How I constantly get over +40% open rate on my business emails

by 1Louis
10 replies
Hey Warriors,

I've been seeing a lot of you sending non-spammy promotional emails to your subscribers, which almost always end up on my "promotions" tab in Gmail.

This means essentially no one will see them (and even less will convert).

However, I have a strategy that makes my open-rates shoot-up, to almost two times more of what they should be when compared to your average email marketeer.

And how am I achieving this?

By always sending e-mails using only plain-text. Always.

And 9 out of 10 times, they get over +40% open-rates, with very high CTR's aswell.

Now, here's my personal pros vs cons of plain-text.

PROS of Plain-text:

1. Gmail doesn't normally move them to the "Promotions" tab because they have no images or overly altered HTML. This means they almost always get delivered to the main tab, and because of that, they get much higher open-rates.

2. Being in plain-text makes them look just like any other important business e-mail, meaning they receive a focused reading. The proof of this is the high CTR on my promotional e-mails (see image above).

3. Because they seem like regular emails, people like to reply back, and they do so more than in promotional emails filled with images. My emails look like conversations and not like a typical sales pitch covered with images - this makes people want to reply and know more, even if my content is clearly promotional.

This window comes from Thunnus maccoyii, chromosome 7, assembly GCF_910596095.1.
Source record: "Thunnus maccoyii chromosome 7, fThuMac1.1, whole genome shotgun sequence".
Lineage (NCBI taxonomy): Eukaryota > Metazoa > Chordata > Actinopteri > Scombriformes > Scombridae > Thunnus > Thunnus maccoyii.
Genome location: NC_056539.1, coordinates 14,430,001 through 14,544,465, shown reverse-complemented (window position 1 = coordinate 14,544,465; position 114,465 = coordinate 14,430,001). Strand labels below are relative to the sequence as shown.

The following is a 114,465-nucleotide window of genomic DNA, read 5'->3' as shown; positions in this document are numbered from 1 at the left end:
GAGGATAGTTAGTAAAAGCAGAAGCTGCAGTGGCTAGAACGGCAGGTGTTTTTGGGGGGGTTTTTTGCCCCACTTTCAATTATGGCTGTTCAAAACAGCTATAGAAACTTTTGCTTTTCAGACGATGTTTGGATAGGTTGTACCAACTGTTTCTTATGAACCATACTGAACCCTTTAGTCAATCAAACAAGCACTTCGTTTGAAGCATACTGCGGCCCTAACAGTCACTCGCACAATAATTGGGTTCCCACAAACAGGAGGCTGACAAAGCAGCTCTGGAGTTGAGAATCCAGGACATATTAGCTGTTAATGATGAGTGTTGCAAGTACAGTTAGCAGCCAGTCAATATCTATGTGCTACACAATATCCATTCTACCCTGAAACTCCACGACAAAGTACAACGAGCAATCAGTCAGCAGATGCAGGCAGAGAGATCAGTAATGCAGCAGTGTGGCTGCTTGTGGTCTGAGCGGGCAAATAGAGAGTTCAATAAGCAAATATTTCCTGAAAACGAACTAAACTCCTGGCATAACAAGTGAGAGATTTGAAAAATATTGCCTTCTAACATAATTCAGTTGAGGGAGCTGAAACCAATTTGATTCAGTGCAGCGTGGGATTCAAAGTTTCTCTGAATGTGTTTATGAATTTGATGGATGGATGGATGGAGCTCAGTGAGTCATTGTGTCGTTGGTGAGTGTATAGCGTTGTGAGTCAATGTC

CONS of Plain-text:

1. This same tactic can be ineffective when applied to transactional e-mails. I would be alarmed to see my credit card information or passwords being sent in plain-text (I would feel someone had hand-written my information and after that kept it for themselves).

2. I also wouldn't advise conventional e-commerce stores to follow this strategy. Regular e-commerce emails are literally sales catalogs - images and altered HTML were made for them, so they should use them.

3. Plain-text won't save your emails if you keep using spam-filter keywords. Plain-text might give a considerable boost to your emails, but only if you make sure your content is free from spam-filter keywords.

Using terms like "discount", "100% free" and so many others that are typical from spammers will move your email straight into the "Promotions" tab (or even worse, the dead-end Spam folder).